Abstract: The U.S. Food and Drug Administration (FDA) approved the first over-the-counter home-use HIV test in 2012. Public health departments have started to implement programs to increase their use; however, the potential impact of these tests on the HIV epidemic among men who have sex with men (MSM) is unknown. The aim of this research is to inform public health approaches to promote safe and effective home-use HIV testing strategies for diverse populations of MSM. Home-use HIV tests may reduce HIV incidence if used by MSM who would otherwise not test or if they increase rates of testing, diagnosis and treatment. However, home-use tests may increase transmission if men replace clinic-based tests with home-use tests because the relatively long window period of available tests can result in false-negative tests during acute infection when HIV-infected persons are most infectious. Home-use tests may also negatively impact the infected individual’s health and pose a challenge for HIV prevention if men who test positive at home do not seek care and initiate antiretroviral therapy (ART) in a timely manner. Men may use home-use tests with sex partners prior to sex to make decisions about whether and how to have sex. Such point-of-sex testing may be beneficial if partners test more often and seroadapt based on more accurate information but may increase HIV risk if men forgo condoms based on incorrect information about serostatus.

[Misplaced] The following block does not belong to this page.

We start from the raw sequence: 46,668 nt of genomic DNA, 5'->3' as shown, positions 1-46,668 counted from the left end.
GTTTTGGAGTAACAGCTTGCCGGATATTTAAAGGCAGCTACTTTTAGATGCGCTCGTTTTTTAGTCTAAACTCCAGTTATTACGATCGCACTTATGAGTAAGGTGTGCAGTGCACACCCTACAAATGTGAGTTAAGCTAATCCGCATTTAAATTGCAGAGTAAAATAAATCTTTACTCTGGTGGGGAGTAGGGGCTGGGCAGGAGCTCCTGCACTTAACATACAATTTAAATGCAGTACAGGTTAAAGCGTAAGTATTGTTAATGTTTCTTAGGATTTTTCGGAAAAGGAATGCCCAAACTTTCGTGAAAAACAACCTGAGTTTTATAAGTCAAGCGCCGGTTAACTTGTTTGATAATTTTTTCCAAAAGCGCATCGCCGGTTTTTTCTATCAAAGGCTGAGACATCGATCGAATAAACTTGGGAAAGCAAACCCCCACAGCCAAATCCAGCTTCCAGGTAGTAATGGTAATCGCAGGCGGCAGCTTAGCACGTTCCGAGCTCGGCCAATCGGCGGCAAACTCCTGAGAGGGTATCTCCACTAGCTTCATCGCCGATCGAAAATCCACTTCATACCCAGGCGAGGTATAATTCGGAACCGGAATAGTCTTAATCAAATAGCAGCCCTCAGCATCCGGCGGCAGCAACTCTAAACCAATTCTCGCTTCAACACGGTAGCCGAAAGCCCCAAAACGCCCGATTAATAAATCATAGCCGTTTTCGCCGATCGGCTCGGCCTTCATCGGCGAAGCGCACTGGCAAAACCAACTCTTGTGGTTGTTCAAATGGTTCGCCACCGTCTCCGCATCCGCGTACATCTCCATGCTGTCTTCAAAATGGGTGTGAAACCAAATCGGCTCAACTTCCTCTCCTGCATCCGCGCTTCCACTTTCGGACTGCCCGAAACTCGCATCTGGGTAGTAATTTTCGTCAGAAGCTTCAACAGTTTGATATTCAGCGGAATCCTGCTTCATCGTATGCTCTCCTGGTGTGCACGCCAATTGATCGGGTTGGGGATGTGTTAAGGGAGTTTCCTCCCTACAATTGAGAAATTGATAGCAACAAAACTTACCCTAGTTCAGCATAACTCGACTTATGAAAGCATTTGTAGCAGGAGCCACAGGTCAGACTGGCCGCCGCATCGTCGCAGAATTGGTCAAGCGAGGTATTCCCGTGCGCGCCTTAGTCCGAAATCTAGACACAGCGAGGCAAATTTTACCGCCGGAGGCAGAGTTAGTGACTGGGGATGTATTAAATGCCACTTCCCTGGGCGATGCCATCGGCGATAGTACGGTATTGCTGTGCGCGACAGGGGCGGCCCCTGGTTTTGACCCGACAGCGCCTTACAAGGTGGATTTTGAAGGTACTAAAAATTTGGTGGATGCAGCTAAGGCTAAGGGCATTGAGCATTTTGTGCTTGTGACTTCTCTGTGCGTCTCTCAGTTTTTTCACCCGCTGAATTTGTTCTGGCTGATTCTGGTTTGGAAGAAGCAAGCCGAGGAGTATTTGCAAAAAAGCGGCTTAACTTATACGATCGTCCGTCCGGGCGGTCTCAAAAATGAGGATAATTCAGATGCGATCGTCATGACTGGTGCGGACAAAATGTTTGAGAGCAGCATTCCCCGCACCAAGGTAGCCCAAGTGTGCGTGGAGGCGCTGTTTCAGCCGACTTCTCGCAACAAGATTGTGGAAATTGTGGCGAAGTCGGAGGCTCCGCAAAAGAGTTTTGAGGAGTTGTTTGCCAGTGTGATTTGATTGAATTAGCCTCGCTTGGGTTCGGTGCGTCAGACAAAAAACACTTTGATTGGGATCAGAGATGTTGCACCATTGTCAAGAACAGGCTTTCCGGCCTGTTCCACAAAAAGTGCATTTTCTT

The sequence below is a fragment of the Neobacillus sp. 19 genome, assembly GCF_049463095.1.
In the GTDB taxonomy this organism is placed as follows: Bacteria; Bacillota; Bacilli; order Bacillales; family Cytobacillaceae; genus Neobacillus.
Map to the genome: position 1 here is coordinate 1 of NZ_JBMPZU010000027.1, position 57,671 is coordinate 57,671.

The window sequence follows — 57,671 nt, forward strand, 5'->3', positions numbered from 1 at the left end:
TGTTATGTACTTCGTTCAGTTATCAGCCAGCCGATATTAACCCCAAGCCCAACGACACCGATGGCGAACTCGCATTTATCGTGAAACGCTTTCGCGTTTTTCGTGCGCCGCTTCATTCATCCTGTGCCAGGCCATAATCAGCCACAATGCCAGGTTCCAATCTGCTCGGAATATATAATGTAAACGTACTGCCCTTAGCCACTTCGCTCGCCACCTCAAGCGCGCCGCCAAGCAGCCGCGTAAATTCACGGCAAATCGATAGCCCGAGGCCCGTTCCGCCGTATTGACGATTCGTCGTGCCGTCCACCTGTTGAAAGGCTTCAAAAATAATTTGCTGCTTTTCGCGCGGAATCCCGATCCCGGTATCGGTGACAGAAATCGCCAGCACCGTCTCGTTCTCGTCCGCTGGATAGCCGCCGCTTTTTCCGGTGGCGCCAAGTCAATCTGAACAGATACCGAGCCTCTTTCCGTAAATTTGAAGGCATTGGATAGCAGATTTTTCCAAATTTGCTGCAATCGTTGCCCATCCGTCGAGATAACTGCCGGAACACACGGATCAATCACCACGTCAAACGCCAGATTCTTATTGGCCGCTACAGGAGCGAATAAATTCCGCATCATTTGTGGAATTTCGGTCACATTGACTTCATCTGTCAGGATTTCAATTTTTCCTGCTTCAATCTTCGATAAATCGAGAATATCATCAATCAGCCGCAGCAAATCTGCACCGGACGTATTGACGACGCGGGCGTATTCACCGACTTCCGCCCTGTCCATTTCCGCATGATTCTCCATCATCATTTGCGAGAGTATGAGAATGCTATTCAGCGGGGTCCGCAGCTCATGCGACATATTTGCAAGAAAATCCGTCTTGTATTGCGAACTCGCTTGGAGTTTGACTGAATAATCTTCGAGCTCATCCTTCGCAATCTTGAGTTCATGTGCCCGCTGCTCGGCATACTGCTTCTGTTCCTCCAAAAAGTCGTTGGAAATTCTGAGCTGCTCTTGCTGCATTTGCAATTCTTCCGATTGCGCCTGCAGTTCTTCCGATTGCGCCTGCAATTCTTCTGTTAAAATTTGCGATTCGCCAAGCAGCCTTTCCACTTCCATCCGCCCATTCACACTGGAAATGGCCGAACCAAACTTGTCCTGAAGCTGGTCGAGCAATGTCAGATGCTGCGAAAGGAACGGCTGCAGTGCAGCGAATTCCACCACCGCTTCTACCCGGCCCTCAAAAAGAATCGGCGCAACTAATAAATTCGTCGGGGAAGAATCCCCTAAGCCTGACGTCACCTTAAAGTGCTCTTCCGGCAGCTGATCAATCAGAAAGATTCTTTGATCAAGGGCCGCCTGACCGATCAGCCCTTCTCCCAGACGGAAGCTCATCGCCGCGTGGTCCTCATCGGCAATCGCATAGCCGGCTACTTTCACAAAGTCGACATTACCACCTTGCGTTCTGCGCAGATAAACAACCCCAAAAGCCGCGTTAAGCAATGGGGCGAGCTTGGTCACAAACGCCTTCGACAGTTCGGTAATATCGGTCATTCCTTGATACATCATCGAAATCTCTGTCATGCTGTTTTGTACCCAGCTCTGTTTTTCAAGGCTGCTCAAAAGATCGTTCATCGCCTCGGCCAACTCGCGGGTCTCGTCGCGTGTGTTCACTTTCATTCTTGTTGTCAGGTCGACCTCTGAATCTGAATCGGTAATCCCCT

Using data from two different epidemiologic settings in the U.S., Seattle and Atlanta, we will use mathematical models to estimate how different strategies of home-use HIV testing at the individual and partnership levels affects HIV incidence. First, we will develop a set of parameters to represent novel and heterogeneous HIV testing strategies for MSM, and adapt, expand, and validate a stochastic network-based HIV transmission model to account for home-use testing strategies and seroadaptive behavior for MSM in Seattle, WA and Atlanta, GA. Second, we will use the models to identify the most effective individual home-use HIV testing strategies to increase awareness of HIV infection and reduce HIV incidence among MSM in the two settings. Third, we will predict the impact of home-use point-of-sex HIV testing strategies on dyadic-level awareness of HIV infection and HIV incidence among MSM in Seattle versus Atlanta. In this proposal, our models are akin to a virtual laboratory: a practical and cost-effective way to examine the scenarios under which home-use testing can effectively reduce HIV incidence in diverse high-risk populations. Moreover, our models can support the design of clinical trials to test the effectiveness of home-use HIV testing interventions if such an initiative is warranted.